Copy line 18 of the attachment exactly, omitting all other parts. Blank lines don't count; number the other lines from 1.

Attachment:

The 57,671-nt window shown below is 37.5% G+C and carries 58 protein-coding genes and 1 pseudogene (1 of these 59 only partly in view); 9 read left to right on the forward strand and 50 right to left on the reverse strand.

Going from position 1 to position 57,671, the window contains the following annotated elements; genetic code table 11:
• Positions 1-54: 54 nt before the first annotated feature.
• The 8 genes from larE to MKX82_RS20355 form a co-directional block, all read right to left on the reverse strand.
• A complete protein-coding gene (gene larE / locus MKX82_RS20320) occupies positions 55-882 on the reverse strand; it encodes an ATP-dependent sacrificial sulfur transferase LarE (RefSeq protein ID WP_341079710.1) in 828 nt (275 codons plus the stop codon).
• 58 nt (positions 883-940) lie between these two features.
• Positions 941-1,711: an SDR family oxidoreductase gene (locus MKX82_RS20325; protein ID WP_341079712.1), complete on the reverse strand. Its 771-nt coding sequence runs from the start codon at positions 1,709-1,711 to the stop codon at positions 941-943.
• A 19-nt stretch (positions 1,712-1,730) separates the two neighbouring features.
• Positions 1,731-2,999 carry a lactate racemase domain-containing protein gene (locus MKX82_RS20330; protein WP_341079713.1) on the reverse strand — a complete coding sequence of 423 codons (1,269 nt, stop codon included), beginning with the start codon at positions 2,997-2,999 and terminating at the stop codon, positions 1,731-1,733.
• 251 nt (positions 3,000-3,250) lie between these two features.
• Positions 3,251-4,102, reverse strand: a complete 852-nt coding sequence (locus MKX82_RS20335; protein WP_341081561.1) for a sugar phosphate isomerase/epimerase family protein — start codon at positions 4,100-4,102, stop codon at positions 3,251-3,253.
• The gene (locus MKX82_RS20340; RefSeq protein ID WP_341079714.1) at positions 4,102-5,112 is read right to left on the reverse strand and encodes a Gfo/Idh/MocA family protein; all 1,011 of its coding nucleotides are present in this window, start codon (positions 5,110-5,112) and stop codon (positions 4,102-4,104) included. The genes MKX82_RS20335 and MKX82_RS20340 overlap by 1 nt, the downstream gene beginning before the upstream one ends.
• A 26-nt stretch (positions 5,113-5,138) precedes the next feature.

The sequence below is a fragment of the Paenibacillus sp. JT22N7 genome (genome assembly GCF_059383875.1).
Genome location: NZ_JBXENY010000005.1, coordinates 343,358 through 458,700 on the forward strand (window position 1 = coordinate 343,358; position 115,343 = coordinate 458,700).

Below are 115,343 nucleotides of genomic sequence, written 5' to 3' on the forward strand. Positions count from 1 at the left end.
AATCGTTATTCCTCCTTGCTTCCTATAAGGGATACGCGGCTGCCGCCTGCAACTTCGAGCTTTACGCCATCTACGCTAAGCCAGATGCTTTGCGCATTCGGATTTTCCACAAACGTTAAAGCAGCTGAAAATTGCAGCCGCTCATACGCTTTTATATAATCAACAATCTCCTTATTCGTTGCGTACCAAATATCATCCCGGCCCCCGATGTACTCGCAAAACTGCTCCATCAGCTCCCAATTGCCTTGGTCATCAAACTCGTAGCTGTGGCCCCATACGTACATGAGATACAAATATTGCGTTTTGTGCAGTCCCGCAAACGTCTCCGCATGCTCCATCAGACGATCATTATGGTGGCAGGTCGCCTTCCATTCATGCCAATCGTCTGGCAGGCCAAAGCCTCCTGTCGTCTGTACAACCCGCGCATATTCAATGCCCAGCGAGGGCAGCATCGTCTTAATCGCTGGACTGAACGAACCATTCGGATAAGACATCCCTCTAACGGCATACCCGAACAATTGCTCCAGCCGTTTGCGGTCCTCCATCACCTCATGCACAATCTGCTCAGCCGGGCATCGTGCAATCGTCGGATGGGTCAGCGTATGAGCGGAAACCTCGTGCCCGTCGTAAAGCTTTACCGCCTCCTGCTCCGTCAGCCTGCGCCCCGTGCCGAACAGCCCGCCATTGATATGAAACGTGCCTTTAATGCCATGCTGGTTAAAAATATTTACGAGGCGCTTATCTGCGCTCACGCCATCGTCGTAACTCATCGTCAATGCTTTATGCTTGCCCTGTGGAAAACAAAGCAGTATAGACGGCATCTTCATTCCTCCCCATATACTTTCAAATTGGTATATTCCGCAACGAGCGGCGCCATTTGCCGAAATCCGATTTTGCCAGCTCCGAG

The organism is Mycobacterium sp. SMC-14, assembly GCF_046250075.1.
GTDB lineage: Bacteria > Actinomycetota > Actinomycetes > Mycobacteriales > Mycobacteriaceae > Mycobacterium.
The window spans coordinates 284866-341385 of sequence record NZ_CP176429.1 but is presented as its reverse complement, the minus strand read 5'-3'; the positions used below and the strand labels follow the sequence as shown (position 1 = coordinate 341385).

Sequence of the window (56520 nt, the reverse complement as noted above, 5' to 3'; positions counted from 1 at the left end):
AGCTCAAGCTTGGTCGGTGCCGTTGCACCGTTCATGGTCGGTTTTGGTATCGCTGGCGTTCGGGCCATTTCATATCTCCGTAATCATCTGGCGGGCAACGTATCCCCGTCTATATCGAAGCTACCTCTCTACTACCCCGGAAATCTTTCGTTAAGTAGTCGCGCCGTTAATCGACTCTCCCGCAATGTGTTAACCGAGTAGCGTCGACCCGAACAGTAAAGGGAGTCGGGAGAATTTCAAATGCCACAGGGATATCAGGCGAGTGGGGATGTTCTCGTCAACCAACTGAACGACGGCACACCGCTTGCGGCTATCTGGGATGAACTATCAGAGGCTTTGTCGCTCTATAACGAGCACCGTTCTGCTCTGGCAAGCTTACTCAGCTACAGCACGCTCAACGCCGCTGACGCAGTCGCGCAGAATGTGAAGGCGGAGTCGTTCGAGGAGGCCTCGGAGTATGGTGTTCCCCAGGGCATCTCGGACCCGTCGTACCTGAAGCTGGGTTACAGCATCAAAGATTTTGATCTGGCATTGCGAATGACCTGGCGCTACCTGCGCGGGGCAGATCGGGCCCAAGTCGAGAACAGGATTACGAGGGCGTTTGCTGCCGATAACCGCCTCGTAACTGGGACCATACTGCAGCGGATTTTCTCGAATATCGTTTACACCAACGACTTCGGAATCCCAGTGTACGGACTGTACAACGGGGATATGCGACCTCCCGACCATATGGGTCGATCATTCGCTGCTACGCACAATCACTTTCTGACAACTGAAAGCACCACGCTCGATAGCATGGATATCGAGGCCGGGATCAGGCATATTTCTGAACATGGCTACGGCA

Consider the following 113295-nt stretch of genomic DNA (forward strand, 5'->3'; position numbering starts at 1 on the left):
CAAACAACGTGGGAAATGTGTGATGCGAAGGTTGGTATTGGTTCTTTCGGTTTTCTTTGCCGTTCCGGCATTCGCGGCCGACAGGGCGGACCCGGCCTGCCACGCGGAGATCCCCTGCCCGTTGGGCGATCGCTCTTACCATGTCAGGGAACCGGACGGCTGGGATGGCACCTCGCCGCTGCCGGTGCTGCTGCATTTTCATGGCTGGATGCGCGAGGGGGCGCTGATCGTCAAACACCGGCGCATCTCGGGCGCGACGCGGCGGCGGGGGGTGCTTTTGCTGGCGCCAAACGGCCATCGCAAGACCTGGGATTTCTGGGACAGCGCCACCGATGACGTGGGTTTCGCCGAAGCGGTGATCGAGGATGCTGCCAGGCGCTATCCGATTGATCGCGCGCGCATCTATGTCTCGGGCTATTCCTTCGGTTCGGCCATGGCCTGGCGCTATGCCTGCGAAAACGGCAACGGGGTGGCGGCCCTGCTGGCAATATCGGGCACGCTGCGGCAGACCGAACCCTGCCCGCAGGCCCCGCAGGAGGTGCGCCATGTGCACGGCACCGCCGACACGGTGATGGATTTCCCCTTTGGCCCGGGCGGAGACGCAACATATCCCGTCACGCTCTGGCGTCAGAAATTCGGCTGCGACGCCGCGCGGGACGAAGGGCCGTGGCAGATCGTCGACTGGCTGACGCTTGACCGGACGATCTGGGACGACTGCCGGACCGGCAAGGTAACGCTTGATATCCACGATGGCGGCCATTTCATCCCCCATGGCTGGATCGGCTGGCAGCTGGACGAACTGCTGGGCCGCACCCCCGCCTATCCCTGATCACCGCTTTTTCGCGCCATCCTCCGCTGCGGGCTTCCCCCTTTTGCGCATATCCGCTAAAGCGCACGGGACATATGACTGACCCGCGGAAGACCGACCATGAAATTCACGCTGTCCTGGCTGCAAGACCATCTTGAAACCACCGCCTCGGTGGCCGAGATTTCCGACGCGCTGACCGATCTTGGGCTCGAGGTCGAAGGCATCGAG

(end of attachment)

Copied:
The organism is Mycobacterium sp. SMC-14, assembly GCF_046250075.1.